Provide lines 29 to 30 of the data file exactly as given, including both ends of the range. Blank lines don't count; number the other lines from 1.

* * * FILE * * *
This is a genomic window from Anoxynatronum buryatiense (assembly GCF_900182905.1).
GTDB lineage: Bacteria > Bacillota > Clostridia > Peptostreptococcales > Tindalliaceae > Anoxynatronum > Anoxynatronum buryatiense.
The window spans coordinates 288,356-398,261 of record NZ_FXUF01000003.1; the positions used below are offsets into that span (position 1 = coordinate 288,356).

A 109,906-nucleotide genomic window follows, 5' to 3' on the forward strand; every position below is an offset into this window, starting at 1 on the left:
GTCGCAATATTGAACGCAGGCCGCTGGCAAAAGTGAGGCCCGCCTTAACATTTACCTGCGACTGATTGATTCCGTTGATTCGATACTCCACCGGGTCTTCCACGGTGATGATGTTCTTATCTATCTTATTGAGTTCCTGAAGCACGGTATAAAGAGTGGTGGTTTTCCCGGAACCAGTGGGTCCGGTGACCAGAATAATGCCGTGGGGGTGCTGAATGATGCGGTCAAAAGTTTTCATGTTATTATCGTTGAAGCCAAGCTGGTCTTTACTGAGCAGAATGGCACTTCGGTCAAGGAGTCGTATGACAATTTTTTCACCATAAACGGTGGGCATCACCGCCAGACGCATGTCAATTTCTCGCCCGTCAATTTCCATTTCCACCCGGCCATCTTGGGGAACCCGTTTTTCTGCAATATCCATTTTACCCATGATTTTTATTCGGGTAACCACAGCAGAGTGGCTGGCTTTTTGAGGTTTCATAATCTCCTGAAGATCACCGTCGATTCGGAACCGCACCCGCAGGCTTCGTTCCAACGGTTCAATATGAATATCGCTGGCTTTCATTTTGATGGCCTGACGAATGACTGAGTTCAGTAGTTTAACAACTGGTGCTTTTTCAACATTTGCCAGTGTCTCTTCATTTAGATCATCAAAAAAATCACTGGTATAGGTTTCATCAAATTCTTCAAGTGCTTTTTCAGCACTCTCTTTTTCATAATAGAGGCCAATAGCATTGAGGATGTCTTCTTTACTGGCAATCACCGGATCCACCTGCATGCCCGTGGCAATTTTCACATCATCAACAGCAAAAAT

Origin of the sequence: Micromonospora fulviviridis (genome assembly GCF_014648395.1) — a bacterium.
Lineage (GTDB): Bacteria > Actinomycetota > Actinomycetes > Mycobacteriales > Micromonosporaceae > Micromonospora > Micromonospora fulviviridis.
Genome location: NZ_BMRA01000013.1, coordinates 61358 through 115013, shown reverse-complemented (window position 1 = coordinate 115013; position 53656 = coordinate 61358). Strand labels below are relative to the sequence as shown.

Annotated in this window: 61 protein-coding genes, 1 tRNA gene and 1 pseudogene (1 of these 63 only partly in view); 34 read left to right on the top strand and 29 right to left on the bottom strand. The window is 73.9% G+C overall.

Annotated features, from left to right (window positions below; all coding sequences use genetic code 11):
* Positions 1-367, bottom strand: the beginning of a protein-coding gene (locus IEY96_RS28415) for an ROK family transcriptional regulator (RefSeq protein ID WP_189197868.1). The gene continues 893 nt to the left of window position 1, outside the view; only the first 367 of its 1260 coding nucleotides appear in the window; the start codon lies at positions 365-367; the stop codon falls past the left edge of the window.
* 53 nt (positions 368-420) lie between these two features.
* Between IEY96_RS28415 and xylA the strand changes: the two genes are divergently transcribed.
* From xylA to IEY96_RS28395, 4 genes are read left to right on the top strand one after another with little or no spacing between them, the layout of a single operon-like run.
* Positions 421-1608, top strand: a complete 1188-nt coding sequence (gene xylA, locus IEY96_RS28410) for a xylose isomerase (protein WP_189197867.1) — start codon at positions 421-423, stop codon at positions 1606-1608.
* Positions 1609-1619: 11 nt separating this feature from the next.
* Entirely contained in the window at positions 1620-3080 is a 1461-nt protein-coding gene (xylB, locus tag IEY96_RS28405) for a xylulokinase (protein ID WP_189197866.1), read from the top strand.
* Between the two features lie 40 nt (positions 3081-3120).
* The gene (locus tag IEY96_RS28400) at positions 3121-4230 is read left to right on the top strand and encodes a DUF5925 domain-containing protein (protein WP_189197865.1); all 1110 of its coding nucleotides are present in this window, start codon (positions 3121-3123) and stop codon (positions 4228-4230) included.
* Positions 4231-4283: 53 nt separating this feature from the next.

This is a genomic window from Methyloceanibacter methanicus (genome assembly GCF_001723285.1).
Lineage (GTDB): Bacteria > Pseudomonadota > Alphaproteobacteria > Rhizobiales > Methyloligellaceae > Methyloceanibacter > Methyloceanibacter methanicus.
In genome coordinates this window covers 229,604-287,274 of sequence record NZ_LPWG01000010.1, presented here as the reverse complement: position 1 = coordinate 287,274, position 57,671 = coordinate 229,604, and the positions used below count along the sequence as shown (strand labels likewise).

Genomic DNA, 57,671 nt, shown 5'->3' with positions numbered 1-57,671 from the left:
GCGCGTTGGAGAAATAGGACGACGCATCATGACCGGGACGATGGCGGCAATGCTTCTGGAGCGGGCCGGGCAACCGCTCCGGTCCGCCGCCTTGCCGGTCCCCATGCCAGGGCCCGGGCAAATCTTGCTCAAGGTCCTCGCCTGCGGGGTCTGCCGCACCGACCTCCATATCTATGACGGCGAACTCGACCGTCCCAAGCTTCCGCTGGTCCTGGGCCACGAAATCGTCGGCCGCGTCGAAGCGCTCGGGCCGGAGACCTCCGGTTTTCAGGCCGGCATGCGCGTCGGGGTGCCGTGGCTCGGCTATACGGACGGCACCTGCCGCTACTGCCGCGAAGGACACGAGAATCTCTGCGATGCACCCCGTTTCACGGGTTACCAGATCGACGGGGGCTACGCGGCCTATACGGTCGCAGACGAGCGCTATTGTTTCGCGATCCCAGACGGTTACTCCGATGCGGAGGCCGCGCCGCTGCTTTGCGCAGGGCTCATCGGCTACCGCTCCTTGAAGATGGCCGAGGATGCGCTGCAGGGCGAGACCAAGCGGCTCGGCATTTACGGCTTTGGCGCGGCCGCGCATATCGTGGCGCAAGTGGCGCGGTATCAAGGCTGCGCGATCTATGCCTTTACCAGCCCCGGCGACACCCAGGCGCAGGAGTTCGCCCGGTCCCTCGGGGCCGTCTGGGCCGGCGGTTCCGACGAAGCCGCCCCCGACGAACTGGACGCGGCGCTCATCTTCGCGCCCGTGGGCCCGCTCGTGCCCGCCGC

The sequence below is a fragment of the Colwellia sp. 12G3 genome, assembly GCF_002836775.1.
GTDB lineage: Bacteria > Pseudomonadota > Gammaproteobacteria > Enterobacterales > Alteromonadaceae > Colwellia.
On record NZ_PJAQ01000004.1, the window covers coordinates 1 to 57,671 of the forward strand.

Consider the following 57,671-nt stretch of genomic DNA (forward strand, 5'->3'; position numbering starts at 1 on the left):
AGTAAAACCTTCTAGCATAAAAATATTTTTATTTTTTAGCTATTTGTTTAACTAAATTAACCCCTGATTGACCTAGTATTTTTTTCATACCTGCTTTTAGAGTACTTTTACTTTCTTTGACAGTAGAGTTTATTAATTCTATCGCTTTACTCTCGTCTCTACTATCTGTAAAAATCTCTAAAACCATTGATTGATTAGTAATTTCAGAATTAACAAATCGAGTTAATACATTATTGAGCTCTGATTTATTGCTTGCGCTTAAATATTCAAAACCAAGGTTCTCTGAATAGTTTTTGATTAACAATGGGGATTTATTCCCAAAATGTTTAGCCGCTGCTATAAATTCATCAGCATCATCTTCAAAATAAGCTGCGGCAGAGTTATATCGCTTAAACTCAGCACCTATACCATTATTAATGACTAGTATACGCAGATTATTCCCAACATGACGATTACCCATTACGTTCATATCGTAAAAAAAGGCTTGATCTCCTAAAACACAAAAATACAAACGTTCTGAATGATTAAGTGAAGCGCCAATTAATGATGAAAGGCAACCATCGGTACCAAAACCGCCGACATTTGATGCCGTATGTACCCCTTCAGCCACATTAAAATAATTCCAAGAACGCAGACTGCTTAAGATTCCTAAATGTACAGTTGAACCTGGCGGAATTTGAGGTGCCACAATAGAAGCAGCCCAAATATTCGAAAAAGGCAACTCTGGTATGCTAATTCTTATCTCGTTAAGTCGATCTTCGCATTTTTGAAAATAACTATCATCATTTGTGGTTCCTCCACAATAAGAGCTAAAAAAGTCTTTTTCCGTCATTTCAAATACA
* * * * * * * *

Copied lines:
Consider the following 57,671-nt stretch of genomic DNA (forward strand, 5'->3'; position numbering starts at 1 on the left):
AGTAAAACCTTCTAGCATAAAAATATTTTTATTTTTTAGCTATTTGTTTAACTAAATTAACCCCTGATTGACCTAGTATTTTTTTCATACCTGCTTTTAGAGTACTTTTACTTTCTTTGACAGTAGAGTTTATTAATTCTATCGCTTTACTCTCGTCTCTACTATCTGTAAAAATCTCTAAAACCATTGATTGATTAGTAATTTCAGAATTAACAAATCGAGTTAATACATTATTGAGCTCTGATTTATTGCTTGCGCTTAAATATTCAAAACCAAGGTTCTCTGAATAGTTTTTGATTAACAATGGGGATTTATTCCCAAAATGTTTAGCCGCTGCTATAAATTCATCAGCATCATCTTCAAAATAAGCTGCGGCAGAGTTATATCGCTTAAACTCAGCACCTATACCATTATTAATGACTAGTATACGCAGATTATTCCCAACATGACGATTACCCATTACGTTCATATCGTAAAAAAAGGCTTGATCTCCTAAAACACAAAAATACAAACGTTCTGAATGATTAAGTGAAGCGCCAATTAATGATGAAAGGCAACCATCGGTACCAAAACCGCCGACATTTGATGCCGTATGTACCCCTTCAGCCACATTAAAATAATTCCAAGAACGCAGACTGCTTAAGATTCCTAAATGTACAGTTGAACCTGGCGGAATTTGAGGTGCCACAATAGAAGCAGCCCAAATATTCGAAAAAGGCAACTCTGGTATGCTAATTCTTATCTCGTTAAGTCGATCTTCGCATTTTTGAAAATAACTATCATCATTTGTGGTTCCTCCACAATAAGAGCTAAAAAAGTCTTTTTCCGTCATTTCAAATACA